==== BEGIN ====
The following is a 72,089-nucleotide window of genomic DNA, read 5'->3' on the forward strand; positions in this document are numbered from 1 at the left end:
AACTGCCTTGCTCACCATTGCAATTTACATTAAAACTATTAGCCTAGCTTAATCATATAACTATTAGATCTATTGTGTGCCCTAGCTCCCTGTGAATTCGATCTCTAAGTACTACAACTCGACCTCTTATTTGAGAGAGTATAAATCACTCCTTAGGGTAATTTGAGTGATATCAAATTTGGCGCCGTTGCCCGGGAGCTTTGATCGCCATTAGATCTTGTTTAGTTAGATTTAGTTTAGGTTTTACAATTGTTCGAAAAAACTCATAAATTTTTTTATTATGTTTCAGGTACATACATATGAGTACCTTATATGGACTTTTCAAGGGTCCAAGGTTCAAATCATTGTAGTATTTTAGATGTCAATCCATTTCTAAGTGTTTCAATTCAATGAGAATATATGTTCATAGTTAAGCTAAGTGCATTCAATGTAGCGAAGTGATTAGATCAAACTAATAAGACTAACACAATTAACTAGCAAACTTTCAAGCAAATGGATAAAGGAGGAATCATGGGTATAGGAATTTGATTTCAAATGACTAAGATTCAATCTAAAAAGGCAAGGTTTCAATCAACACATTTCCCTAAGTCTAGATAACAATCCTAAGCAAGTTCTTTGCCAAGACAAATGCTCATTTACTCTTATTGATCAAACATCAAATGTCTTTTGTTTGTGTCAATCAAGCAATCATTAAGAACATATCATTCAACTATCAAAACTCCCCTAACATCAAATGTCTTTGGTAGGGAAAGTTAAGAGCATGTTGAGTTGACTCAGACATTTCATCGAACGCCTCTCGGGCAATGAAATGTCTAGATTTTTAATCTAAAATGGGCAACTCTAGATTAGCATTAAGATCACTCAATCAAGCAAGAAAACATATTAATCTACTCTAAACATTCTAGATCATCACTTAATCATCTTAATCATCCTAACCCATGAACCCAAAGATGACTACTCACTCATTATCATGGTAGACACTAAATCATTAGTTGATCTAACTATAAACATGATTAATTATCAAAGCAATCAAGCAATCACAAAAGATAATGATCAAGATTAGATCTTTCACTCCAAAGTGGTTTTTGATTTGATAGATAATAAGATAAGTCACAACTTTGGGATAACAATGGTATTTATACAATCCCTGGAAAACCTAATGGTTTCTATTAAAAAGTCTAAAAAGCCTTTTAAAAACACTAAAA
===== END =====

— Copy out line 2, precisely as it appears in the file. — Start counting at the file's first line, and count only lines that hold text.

AACTGCCTTGCTCACCATTGCAATTTACATTAAAACTATTAGCCTAGCTTAATCATATAACTATTAGATCTATTGTGTGCCCTAGCTCCCTGTGAATTCGATCTCTAAGTACTACAACTCGACCTCTTATTTGAGAGAGTATAAATCACTCCTTAGGGTAATTTGAGTGATATCAAATTTGGCGCCGTTGCCCGGGAGCTTTGATCGCCATTAGATCTTGTTTAGTTAGATTTAGTTTAGGTTTTACAATTGTTCGAAAAAACTCATAAATTTTTTTATTATGTTTCAGGTACATACATATGAGTACCTTATATGGACTTTTCAAGGGTCCAAGGTTCAAATCATTGTAGTATTTTAGATGTCAATCCATTTCTAAGTGTTTCAATTCAATGAGAATATATGTTCATAGTTAAGCTAAGTGCATTCAATGTAGCGAAGTGATTAGATCAAACTAATAAGACTAACACAATTAACTAGCAAACTTTCAAGCAAATGGATAAAGGAGGAATCATGGGTATAGGAATTTGATTTCAAATGACTAAGATTCAATCTAAAAAGGCAAGGTTTCAATCAACACATTTCCCTAAGTCTAGATAACAATCCTAAGCAAGTTCTTTGCCAAGACAAATGCTCATTTACTCTTATTGATCAAACATCAAATGTCTTTTGTTTGTGTCAATCAAGCAATCATTAAGAACATATCATTCAACTATCAAAACTCCCCTAACATCAAATGTCTTTGGTAGGGAAAGTTAAGAGCATGTTGAGTTGACTCAGACATTTCATCGAACGCCTCTCGGGCAATGAAATGTCTAGATTTTTAATCTAAAATGGGCAACTCTAGATTAGCATTAAGATCACTCAATCAAGCAAGAAAACATATTAATCTACTCTAAACATTCTAGATCATCACTTAATCATCTTAATCATCCTAACCCATGAACCCAAAGATGACTACTCACTCATTATCATGGTAGACACTAAATCATTAGTTGATCTAACTATAAACATGATTAATTATCAAAGCAATCAAGCAATCACAAAAGATAATGATCAAGATTAGATCTTTCACTCCAAAGTGGTTTTTGATTTGATAGATAATAAGATAAGTCACAACTTTGGGATAACAATGGTATTTATACAATCCCTGGAAAACCTAATGGTTTCTATTAAAAAGTCTAAAAAGCCTTTTAAAAACACTAAAA